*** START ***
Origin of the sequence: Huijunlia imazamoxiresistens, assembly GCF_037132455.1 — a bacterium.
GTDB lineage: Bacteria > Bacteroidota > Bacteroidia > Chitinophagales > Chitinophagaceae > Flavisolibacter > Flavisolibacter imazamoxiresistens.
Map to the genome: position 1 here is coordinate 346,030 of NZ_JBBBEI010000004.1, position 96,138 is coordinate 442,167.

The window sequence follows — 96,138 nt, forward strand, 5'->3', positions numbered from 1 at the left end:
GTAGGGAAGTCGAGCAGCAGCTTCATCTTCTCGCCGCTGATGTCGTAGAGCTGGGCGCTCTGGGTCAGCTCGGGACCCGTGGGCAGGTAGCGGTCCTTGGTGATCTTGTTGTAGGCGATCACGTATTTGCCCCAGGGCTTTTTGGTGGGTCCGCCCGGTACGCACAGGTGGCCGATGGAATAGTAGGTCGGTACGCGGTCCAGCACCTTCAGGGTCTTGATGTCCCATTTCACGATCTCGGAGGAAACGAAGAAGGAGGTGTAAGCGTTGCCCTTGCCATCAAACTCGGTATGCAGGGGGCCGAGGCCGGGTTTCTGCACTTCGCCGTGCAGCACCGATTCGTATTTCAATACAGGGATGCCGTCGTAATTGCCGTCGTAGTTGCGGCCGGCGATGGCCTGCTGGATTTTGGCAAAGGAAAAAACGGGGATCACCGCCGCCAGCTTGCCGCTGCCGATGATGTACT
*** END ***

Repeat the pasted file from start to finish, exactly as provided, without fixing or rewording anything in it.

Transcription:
Origin of the sequence: Huijunlia imazamoxiresistens, assembly GCF_037132455.1 — a bacterium.
GTDB lineage: Bacteria > Bacteroidota > Bacteroidia > Chitinophagales > Chitinophagaceae > Flavisolibacter > Flavisolibacter imazamoxiresistens.
Map to the genome: position 1 here is coordinate 346,030 of NZ_JBBBEI010000004.1, position 96,138 is coordinate 442,167.

The window sequence follows — 96,138 nt, forward strand, 5'->3', positions numbered from 1 at the left end:
GTAGGGAAGTCGAGCAGCAGCTTCATCTTCTCGCCGCTGATGTCGTAGAGCTGGGCGCTCTGGGTCAGCTCGGGACCCGTGGGCAGGTAGCGGTCCTTGGTGATCTTGTTGTAGGCGATCACGTATTTGCCCCAGGGCTTTTTGGTGGGTCCGCCCGGTACGCACAGGTGGCCGATGGAATAGTAGGTCGGTACGCGGTCCAGCACCTTCAGGGTCTTGATGTCCCATTTCACGATCTCGGAGGAAACGAAGAAGGAGGTGTAAGCGTTGCCCTTGCCATCAAACTCGGTATGCAGGGGGCCGAGGCCGGGTTTCTGCACTTCGCCGTGCAGCACCGATTCGTATTTCAATACAGGGATGCCGTCGTAATTGCCGTCGTAGTTGCGGCCGGCGATGGCCTGCTGGATTTTGGCAAAGGAAAAAACGGGGATCACCGCCGCCAGCTTGCCGCTGCCGATGATGTACT